Responsibility: User vs. Platform Part III
In our third and final installment of our responsibility series, we’ll explore one of the most controversial and subjective conversations around social media — should content be moderated, and to what degree? We’ll start off by saying that we do not claim to have the final answer to this question, and even go a step further and say that there isn’t ever going to be one right answer. So how do we address a question that can’t be answered?
On one side of the argument is the case for free speech, on the other side a more complex combination of things, many of which ultimately come down to safety. Advocates of stricter platform moderation site concerns such as bullying, the growth of hate groups and terrorist groups, and misinformation that can sometimes lead to real-world harm, including acts of violence. While free speech advocates will often acquiesce that these are the dangers of unchecked free speech, they are quick to point out the danger of powerful authority figures (particularly un-elected ones) being able to control what others can and cannot say.
Politicians from both ends of the spectrum have become increasingly vested in cracking down on social media platforms, but it’s still unclear what solution would appease all interested parties. Social media companies bearing more responsibility for what’s posted on their platforms would result in stricter content moderation, while more legal responsibility for restricting users’ speech through content moderation would actually penalize stricter content moderation, making it seemingly impossible for politicians across the aisle to come up with a workable solution.
It is likely that, at least in the United States, platforms will continue to create their own personal policies concerning speech for a while. There are obvious pitfalls to this, as the concerns of both sides of the argument continue to go unchecked, but there are also benefits to having a variety of spaces, each providing a unique level of freedom or safety to accommodate a diverse public. So rather than count on a universally agreed upon set of guidelines which will likely never come, social media platforms need to create clearer policies of their own.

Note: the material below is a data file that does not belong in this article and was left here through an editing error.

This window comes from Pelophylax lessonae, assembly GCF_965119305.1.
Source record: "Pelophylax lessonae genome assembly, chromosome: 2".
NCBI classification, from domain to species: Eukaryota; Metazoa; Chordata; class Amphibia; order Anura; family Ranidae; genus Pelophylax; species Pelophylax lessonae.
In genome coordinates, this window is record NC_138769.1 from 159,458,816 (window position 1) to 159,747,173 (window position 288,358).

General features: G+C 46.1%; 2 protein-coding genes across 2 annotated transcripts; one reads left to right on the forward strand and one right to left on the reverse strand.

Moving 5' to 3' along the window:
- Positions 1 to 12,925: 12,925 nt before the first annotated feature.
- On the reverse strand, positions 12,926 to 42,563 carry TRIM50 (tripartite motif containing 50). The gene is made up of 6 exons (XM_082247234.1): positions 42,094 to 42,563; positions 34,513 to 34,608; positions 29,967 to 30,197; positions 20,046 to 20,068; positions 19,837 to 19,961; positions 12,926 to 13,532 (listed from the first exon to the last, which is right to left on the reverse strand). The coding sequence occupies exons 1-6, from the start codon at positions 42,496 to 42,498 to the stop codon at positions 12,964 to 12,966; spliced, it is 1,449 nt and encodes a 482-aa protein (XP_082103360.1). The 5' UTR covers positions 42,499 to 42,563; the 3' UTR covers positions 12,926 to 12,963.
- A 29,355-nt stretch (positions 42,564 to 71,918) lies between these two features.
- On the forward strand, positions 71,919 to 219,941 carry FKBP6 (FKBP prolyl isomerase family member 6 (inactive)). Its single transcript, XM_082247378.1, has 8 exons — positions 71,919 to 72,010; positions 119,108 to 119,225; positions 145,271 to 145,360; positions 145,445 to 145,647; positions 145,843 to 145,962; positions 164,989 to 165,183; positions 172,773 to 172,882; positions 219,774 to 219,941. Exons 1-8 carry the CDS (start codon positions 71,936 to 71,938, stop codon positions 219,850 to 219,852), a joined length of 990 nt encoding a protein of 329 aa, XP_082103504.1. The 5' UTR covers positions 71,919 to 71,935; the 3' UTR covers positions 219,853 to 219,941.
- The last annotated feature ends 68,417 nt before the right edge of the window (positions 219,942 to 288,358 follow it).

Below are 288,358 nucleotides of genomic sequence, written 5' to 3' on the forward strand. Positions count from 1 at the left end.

Facebook seems woefully out of touch with their own policies, with their oversight board overturning four out of five cases of moderation in its first rulings, and calling the indefinite suspension of former President Trump “standardless” and not in accordance with their policies. Twitter’s CEO, Jack Dorsey, publicly acknowledged the platform’s shortcomings in the area of content moderation and policies when he tweeted after Trump’s ban that it was “a failure of ours ultimately to promote healthy conversation.” And as you may remember from a previous post, YouTube pulled our video from its platform earlier this year, our own personal experience of their flawed algorithms continually undermining whatever policies they may be striving for.
So while the question of how much content moderation is appropriate or necessary will continue, one thing is clear already — platforms need to take responsibility for whatever policies they choose to enact. Such clarity would likely help the platforms weather criticisms with more dignity and a clearer conscience, as well as helping users to better find the platforms where they wish to spend their time.
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